The Obama administration and about a dozen other states that do not support the lawsuit have argued that the programs are constitutional and beneficial to the economy and public safety. They want those programs to be implemented even as the legal battle plays out in court.
The Justice Department had asked Hanen to rule on whether he would reverse his injunction. Instead, he announced that he would make no further rulings in the case until after a hearing on March 19. Now, the Department of Justice, DOJ, is following through on its promise to take the matter to the U.S. Court of Appeals for the 5th Circuit. The DOJ filing argues that Hanen's order has "taken the extraordinary step of allowing a State to override the United States’ exercise of its enforcement discretion in the immigration law." It also contends that halting the programs "irreparably harms" the federal government's enforcement and security efforts. The DOJ lawyers asked that the appeals court stay the injunction completely or at least allow the programs to move forward in states not involved in the lawsuit.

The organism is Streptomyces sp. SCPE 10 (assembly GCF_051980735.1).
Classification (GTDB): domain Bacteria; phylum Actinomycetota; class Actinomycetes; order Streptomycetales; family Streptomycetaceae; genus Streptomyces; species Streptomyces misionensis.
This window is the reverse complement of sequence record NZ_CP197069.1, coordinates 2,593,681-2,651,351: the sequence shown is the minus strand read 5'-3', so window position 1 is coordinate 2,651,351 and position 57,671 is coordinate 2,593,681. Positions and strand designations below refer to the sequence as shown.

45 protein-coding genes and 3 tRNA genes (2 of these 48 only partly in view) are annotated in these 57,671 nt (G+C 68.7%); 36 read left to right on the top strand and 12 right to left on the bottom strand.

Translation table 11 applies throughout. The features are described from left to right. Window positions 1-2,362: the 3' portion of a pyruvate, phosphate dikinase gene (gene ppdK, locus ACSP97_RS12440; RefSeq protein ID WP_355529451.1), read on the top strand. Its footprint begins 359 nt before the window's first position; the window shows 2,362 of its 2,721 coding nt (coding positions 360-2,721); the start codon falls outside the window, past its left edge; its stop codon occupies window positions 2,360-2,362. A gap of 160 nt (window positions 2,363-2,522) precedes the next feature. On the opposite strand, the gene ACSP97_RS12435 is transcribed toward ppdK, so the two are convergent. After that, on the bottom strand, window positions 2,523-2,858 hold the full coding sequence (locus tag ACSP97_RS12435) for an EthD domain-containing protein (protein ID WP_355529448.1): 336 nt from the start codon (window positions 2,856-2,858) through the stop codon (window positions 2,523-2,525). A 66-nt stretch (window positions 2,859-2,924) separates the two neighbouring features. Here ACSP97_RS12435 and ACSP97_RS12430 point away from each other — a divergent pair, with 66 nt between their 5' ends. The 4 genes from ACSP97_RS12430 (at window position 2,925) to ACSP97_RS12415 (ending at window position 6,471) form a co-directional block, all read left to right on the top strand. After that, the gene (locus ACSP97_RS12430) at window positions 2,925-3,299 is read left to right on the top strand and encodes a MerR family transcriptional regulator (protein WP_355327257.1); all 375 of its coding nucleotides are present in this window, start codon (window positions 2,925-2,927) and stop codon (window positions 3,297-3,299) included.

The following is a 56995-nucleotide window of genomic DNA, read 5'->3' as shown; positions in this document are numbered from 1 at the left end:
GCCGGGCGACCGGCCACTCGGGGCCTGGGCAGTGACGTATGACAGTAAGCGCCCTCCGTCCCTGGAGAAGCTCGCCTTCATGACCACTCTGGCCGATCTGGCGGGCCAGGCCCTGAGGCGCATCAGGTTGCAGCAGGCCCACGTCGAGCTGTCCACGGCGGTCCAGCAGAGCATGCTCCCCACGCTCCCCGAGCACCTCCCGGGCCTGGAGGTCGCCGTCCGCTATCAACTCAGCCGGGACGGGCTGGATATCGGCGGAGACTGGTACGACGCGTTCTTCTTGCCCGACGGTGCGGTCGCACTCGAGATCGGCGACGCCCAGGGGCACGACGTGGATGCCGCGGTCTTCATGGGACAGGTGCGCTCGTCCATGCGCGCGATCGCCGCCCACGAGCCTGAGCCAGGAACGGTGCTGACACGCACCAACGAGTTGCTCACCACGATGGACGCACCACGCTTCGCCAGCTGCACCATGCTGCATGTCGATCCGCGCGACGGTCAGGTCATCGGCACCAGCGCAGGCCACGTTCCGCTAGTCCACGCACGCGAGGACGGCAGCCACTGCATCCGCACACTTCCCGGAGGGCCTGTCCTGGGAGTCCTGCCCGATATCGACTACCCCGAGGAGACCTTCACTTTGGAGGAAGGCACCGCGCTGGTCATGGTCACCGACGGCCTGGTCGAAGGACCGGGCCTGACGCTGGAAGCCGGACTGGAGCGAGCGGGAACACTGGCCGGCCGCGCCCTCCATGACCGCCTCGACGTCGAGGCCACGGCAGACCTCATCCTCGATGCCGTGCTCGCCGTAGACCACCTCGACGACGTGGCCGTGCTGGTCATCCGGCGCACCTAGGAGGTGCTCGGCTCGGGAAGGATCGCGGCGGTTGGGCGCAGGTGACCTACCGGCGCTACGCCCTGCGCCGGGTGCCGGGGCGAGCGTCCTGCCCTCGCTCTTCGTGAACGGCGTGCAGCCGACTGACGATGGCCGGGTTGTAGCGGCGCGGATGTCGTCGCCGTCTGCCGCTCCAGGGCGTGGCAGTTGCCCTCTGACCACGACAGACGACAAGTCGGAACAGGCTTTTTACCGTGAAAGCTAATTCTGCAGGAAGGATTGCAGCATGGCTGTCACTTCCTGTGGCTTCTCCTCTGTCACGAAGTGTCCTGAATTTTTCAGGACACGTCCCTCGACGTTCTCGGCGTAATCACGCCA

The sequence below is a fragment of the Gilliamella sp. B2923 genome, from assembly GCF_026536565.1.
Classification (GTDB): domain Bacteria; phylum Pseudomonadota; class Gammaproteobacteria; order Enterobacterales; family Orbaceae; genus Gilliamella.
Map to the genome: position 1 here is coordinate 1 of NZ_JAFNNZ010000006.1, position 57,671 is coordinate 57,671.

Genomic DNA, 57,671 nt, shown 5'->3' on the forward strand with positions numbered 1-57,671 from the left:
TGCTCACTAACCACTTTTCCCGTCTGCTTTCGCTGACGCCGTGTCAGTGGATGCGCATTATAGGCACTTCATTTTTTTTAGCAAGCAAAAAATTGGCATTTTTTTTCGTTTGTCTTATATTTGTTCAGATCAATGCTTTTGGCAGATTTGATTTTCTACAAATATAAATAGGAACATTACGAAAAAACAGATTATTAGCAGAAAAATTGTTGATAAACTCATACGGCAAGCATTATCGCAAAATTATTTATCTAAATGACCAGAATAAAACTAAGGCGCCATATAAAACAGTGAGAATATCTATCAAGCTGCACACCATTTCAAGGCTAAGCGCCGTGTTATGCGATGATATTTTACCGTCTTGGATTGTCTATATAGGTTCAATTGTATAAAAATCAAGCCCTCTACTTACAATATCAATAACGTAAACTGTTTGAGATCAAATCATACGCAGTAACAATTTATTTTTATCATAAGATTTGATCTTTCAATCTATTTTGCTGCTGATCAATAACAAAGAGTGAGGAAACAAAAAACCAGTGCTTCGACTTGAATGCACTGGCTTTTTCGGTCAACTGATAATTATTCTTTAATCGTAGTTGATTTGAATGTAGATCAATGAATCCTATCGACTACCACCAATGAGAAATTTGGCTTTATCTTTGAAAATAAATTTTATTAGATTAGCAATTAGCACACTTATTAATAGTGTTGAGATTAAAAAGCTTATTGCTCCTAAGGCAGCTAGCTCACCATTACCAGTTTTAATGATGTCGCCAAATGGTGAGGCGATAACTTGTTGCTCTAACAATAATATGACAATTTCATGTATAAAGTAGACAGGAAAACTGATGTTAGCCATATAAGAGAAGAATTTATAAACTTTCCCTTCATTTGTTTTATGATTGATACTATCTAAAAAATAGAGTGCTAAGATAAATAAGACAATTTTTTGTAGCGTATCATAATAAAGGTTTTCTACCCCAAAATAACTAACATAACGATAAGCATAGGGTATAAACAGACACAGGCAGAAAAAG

Later on Thursday, 14 states and the District of Columbia filed an amicus brief with the 5th Circuit in support of the president's executive actions on immigration. The group includes those that signed an earlier brief that is, California, Connecticut, Hawaii, Illinois, Iowa, Maryland, Massachusetts, New Mexico, New York, Oregon, Vermont, Washington state and the District of Columbia but also Delaware and Rhode Island, which had previously stayed out of the legal battle. "States will benefit from these immigration reforms," the brief reads. "The amici States should not have to live under an improper injunction based on harms other States incorrectly claim they will suffer."